• history,  homeschooling,  religion

    Biblical history from a progressive Christian standpoint.

    I’ve been trying again to teach my children Biblical history. Our last attempt involved building a lot of block cities while talking about the various tribes that attacked the kingdoms of Israel and Judah, and the children have long-since forgotten the list, though the whole attempt helped me learn to keep them straight in my mind. We talked about empire and we talked about the idea of whether the people were going to try to form an alliance with one empire or another or whether they were going to have faith in God. Now I’m getting ready to try again. We started with the patriarchs, telling and retelling their stories…

  • #idlenomore,  education,  history,  homeschooling,  politics

    Teaching history to my homeschooled kids

    Wow. A letter to the editor in the Nanaimo Times reminds me why teaching history properly is so important. The letter has been removed as has the screen shot of it I tried to link to. The author of the letter lists of accomplishments he feels the natives failed to meet before starting onto his theories before arguing that they are irresponsible and should not receive “special treatment.” The letter misses several important things I want my children (and all Canadians) to learn. There are two historical issues at play. One is the issue of what the author titles “special treatment.” If he knew his Canadian history better he would…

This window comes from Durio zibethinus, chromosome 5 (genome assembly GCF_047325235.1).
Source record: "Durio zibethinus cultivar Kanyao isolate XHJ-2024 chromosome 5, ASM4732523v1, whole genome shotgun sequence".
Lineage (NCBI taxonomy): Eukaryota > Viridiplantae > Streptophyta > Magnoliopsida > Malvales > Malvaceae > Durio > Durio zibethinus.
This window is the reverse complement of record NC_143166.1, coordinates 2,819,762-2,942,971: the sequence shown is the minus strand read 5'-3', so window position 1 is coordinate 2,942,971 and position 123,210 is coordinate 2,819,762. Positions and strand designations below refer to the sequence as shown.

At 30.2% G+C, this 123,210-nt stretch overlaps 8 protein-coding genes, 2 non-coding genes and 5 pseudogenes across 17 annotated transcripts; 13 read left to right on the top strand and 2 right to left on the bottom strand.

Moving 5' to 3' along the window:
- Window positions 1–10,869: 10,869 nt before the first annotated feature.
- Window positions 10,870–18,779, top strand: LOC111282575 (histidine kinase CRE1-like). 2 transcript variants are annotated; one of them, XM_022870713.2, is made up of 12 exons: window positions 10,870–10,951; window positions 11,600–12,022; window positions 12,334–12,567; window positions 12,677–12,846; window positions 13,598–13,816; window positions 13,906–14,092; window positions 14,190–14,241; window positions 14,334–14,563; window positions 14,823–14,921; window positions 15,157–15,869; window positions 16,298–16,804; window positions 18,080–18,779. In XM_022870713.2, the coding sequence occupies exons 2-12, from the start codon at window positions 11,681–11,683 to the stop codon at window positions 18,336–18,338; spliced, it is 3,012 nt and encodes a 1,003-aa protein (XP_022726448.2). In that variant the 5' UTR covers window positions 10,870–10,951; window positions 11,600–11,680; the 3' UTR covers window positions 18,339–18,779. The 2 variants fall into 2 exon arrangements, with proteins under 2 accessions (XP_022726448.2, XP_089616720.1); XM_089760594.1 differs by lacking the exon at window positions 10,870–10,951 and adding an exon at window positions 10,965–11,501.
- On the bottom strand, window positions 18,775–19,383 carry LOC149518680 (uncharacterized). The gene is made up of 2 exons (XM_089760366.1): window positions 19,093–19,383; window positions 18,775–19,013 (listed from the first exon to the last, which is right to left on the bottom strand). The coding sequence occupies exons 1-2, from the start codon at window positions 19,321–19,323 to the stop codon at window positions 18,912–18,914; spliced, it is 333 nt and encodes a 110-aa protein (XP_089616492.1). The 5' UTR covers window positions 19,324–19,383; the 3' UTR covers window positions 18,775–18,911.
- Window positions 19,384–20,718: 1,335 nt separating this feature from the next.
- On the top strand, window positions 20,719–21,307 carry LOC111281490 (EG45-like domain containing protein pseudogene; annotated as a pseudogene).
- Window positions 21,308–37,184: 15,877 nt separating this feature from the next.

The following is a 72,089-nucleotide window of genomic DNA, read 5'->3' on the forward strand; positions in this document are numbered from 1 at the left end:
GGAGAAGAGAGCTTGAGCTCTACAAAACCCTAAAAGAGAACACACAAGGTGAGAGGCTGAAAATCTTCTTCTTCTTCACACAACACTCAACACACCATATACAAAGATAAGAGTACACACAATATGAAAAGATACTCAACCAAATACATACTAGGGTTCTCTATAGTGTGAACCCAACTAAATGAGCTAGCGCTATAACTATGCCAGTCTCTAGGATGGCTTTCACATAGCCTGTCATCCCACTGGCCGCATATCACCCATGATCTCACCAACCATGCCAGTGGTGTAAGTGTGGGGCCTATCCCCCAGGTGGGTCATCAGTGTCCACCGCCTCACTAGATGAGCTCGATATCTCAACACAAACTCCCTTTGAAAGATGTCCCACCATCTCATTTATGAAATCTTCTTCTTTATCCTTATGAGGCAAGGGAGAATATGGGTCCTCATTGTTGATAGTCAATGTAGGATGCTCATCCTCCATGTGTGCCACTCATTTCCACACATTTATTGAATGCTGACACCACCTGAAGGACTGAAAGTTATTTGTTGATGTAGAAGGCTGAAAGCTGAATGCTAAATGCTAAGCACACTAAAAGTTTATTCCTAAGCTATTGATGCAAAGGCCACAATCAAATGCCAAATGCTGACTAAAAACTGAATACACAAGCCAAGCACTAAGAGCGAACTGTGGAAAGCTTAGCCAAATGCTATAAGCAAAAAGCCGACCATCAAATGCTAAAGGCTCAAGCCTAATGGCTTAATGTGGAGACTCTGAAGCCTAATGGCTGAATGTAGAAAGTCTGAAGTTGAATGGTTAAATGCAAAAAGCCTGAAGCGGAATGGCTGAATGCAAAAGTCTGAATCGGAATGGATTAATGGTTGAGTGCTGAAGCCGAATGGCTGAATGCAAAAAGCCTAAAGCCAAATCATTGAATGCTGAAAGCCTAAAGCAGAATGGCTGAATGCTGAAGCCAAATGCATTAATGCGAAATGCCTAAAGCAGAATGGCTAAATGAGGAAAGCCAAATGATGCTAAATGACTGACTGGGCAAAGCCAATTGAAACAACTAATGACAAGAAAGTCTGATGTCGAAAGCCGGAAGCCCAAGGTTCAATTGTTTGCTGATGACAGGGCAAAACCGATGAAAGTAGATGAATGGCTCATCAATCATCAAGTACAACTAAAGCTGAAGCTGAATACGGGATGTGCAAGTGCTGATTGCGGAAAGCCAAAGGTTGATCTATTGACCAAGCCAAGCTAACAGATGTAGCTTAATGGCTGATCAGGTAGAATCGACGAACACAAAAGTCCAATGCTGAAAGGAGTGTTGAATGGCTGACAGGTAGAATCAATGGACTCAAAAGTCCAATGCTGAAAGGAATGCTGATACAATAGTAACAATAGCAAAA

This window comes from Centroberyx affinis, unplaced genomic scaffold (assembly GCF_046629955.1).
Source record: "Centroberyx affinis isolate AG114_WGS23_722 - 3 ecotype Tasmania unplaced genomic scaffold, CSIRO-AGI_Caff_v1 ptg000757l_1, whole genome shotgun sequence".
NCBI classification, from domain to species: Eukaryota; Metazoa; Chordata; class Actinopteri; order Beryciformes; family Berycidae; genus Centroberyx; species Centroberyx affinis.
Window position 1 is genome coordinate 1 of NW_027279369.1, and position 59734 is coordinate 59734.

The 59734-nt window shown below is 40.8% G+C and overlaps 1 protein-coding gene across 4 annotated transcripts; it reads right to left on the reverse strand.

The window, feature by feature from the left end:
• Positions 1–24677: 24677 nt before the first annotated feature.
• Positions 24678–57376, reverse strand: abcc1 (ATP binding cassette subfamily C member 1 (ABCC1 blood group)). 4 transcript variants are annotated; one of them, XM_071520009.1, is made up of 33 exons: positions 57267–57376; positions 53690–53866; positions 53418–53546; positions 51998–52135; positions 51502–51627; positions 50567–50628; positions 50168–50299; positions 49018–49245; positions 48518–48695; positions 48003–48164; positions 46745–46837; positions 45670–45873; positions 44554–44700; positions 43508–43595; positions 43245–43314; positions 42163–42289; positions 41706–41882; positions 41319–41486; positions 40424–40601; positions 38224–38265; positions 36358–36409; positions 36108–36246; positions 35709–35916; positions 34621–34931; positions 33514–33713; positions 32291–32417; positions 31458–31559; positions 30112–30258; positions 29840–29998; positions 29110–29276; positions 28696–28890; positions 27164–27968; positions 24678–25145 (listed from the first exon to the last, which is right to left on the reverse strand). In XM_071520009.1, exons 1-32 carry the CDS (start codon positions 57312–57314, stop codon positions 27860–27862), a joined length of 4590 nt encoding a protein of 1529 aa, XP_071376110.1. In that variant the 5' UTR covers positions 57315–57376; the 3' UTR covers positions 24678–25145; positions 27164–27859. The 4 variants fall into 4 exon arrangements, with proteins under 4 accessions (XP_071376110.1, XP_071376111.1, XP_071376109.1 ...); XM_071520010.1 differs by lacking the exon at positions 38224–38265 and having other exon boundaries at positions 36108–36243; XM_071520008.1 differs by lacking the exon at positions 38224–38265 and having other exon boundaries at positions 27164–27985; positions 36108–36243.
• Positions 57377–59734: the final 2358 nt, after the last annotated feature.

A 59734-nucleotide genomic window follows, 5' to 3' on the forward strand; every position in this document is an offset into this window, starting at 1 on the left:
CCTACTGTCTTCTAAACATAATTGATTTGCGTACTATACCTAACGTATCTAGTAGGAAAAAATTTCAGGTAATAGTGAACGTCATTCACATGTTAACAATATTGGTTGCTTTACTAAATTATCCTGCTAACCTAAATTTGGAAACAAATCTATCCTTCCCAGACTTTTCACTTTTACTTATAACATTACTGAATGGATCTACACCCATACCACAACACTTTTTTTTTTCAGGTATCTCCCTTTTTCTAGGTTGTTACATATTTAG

• God,  history,  politics,  religion

    religion and politics

    I want to write some more thoughts about Christianity, but not assume that everyone is Christian. This isn’t an effort to convert anyone, just an attempt to explore some more of the ideas I’ve been reading about and thinking about. A quote from the book God and Empire, by John Dominic Crossan: It is clear, I hope, that the Kingdom of God is inextricably and simultaneously 100 percent political and 100 percent religious. “Kingdom” is a political term, “God” is a religious term, and Jesus would be executed for that “of” in a world where, for Rome, God already sat on Caesar’s throne because Caesar was God. I was once…

  • books,  culture,  history,  politics

    Homeschooling Topic of the Week: Afghanistan

    I noticed the book The Sky of Afghanistan, by Ana A. de Eulate and Sonja Wimmer, with the library’s collection of new kids’ books. The title of the book brought to my mind images of Canadian and American airplanes, but the front cover shows a young girl flying through the air, her arms outstretched. I checked the book out of the library with a stack of other books. It took my children a little while to get interested in it. The text of the book is somewhere between blank verse and what I don’t quite know how to describe other than inspiration fluff. The sky can be full of kites, I think…

  • history,  homeschooling

    Medieval History, Robin Hood & Homeschooling Ideas

    We’ve been working on learning about Medieval History. Of course I’m interested in the intrigues of European royalty, but I know if I start my children off with that their eyes will glaze over. So I start with what they are interested in: longbows. We watch a video about weapons that made Britian, which introduces them to the mention of Henry III (who apparently passed a law requiring all British youth of a certain age to spend part of Sunday practicing the longbow, although I haven’t been able to find any other references to it) and Edward III whose longbow many proved invaluable in the attack in France. It also…